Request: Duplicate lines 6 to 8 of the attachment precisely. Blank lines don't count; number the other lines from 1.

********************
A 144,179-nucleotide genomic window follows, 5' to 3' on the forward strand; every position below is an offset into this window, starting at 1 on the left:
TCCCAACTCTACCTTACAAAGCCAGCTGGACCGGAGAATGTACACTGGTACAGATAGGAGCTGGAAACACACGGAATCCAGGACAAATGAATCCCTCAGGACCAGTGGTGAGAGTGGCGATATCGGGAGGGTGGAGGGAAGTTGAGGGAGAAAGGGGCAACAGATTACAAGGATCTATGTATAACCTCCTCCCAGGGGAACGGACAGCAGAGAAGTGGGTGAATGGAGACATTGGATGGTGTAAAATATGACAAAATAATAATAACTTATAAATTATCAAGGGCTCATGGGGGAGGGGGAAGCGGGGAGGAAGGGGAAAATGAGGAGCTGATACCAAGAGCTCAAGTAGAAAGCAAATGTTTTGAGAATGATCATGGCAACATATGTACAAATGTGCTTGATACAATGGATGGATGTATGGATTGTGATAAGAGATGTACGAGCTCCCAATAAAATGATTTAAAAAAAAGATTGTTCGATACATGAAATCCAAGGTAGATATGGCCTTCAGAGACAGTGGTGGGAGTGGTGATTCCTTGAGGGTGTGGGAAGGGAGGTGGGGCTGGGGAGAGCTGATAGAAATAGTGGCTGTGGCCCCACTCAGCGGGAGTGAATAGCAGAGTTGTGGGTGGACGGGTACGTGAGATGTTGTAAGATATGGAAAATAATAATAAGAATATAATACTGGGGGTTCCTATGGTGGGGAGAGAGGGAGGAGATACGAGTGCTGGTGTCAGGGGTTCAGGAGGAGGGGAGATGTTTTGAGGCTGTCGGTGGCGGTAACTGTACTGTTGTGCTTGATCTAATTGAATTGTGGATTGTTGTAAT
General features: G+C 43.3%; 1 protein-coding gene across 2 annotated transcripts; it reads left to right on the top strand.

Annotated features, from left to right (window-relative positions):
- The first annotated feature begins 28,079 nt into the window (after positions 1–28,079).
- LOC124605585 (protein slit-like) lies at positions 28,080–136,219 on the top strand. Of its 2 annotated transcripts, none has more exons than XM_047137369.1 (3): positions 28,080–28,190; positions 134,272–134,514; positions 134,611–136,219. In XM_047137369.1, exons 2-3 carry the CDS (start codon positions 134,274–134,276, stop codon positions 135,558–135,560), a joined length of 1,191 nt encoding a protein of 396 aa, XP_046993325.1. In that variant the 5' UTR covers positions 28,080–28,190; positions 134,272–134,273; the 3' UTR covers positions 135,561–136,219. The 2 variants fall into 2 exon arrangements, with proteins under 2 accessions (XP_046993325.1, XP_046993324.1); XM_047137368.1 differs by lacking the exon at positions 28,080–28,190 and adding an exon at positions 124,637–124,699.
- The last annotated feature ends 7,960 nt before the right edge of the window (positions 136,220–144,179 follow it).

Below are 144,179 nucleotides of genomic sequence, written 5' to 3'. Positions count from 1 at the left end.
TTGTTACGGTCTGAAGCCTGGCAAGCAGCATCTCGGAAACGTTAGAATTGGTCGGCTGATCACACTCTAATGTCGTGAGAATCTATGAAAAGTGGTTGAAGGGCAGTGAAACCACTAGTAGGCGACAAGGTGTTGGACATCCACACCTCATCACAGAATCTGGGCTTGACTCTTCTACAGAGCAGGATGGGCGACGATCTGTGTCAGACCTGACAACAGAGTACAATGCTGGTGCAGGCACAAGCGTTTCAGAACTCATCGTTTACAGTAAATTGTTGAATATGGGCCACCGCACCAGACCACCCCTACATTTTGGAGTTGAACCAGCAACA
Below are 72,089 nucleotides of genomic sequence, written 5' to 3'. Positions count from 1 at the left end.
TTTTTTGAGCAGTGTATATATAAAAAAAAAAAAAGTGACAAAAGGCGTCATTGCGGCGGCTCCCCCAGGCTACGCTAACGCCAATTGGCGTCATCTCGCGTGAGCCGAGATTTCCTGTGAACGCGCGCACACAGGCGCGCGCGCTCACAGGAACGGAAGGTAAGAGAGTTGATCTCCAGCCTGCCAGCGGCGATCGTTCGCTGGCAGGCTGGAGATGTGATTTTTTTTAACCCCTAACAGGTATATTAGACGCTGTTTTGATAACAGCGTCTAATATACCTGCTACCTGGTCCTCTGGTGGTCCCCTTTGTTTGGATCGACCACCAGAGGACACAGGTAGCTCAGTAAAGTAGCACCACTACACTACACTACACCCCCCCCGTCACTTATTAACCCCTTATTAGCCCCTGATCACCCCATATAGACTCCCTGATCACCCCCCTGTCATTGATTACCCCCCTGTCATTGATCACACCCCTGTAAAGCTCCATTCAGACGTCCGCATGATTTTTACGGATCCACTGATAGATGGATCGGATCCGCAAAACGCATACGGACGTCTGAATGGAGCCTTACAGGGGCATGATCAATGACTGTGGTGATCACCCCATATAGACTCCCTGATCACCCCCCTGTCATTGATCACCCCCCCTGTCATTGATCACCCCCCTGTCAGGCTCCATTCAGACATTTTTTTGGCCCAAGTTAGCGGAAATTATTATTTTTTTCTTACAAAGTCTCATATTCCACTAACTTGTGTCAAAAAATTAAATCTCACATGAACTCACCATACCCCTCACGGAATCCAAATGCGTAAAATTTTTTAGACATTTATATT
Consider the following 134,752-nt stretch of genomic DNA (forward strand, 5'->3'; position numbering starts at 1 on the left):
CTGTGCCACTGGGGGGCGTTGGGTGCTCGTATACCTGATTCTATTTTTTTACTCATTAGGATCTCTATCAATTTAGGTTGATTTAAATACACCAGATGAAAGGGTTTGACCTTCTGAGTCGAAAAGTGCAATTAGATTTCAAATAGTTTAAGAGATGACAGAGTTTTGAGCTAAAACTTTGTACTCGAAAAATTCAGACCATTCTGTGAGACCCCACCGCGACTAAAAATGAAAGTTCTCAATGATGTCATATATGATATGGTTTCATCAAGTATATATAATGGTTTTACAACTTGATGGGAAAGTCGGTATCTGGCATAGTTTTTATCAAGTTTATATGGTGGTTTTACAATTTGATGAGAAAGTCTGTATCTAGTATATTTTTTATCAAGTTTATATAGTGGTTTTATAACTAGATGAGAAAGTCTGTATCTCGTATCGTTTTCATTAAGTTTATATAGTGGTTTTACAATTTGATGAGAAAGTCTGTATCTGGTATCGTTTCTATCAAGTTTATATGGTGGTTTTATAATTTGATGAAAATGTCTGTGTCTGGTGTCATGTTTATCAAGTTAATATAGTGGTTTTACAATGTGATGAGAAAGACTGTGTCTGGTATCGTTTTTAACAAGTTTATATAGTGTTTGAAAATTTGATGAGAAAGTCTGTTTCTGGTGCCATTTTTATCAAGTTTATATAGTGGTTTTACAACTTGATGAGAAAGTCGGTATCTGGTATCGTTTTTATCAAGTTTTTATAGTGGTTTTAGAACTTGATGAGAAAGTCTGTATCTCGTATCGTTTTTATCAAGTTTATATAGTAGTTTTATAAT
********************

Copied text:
- LOC124605585 (protein slit-like) lies at positions 28,080–136,219 on the top strand. Of its 2 annotated transcripts, none has more exons than XM_047137369.1 (3): positions 28,080–28,190; positions 134,272–134,514; positions 134,611–136,219. In XM_047137369.1, exons 2-3 carry the CDS (start codon positions 134,274–134,276, stop codon positions 135,558–135,560), a joined length of 1,191 nt encoding a protein of 396 aa, XP_046993325.1. In that variant the 5' UTR covers positions 28,080–28,190; positions 134,272–134,273; the 3' UTR covers positions 135,561–136,219. The 2 variants fall into 2 exon arrangements, with proteins under 2 accessions (XP_046993325.1, XP_046993324.1); XM_047137368.1 differs by lacking the exon at positions 28,080–28,190 and adding an exon at positions 124,637–124,699.
- The last annotated feature ends 7,960 nt before the right edge of the window (positions 136,220–144,179 follow it).

Below are 144,179 nucleotides of genomic sequence, written 5' to 3'. Positions count from 1 at the left end.